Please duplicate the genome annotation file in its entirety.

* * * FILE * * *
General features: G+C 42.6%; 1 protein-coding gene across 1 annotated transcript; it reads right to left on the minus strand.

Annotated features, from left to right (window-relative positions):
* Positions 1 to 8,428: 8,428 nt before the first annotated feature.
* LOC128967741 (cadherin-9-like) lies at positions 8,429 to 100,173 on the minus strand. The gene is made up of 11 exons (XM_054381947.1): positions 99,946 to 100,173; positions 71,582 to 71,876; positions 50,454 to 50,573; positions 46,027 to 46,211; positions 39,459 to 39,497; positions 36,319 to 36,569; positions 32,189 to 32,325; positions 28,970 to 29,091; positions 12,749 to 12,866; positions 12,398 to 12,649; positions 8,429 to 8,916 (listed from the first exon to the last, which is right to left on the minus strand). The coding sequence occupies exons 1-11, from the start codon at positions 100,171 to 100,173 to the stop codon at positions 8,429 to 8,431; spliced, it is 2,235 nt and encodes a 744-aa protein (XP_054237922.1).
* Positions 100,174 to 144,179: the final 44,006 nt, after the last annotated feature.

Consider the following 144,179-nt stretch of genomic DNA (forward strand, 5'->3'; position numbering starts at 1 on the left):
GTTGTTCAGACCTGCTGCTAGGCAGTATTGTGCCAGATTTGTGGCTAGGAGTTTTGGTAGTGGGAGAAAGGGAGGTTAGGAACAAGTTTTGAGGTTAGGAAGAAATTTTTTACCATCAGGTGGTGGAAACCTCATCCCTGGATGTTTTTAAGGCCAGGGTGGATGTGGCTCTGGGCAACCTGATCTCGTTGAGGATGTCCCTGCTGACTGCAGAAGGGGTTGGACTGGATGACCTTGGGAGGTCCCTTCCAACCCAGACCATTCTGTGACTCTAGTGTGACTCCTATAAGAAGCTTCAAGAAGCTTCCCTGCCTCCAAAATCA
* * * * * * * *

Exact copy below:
General features: G+C 42.6%; 1 protein-coding gene across 1 annotated transcript; it reads right to left on the minus strand.

Annotated features, from left to right (window-relative positions):
* Positions 1 to 8,428: 8,428 nt before the first annotated feature.
* LOC128967741 (cadherin-9-like) lies at positions 8,429 to 100,173 on the minus strand. The gene is made up of 11 exons (XM_054381947.1): positions 99,946 to 100,173; positions 71,582 to 71,876; positions 50,454 to 50,573; positions 46,027 to 46,211; positions 39,459 to 39,497; positions 36,319 to 36,569; positions 32,189 to 32,325; positions 28,970 to 29,091; positions 12,749 to 12,866; positions 12,398 to 12,649; positions 8,429 to 8,916 (listed from the first exon to the last, which is right to left on the minus strand). The coding sequence occupies exons 1-11, from the start codon at positions 100,171 to 100,173 to the stop codon at positions 8,429 to 8,431; spliced, it is 2,235 nt and encodes a 744-aa protein (XP_054237922.1).
* Positions 100,174 to 144,179: the final 44,006 nt, after the last annotated feature.

Consider the following 144,179-nt stretch of genomic DNA (forward strand, 5'->3'; position numbering starts at 1 on the left):
GTTGTTCAGACCTGCTGCTAGGCAGTATTGTGCCAGATTTGTGGCTAGGAGTTTTGGTAGTGGGAGAAAGGGAGGTTAGGAACAAGTTTTGAGGTTAGGAAGAAATTTTTTACCATCAGGTGGTGGAAACCTCATCCCTGGATGTTTTTAAGGCCAGGGTGGATGTGGCTCTGGGCAACCTGATCTCGTTGAGGATGTCCCTGCTGACTGCAGAAGGGGTTGGACTGGATGACCTTGGGAGGTCCCTTCCAACCCAGACCATTCTGTGACTCTAGTGTGACTCCTATAAGAAGCTTCAAGAAGCTTCCCTGCCTCCAAAATCA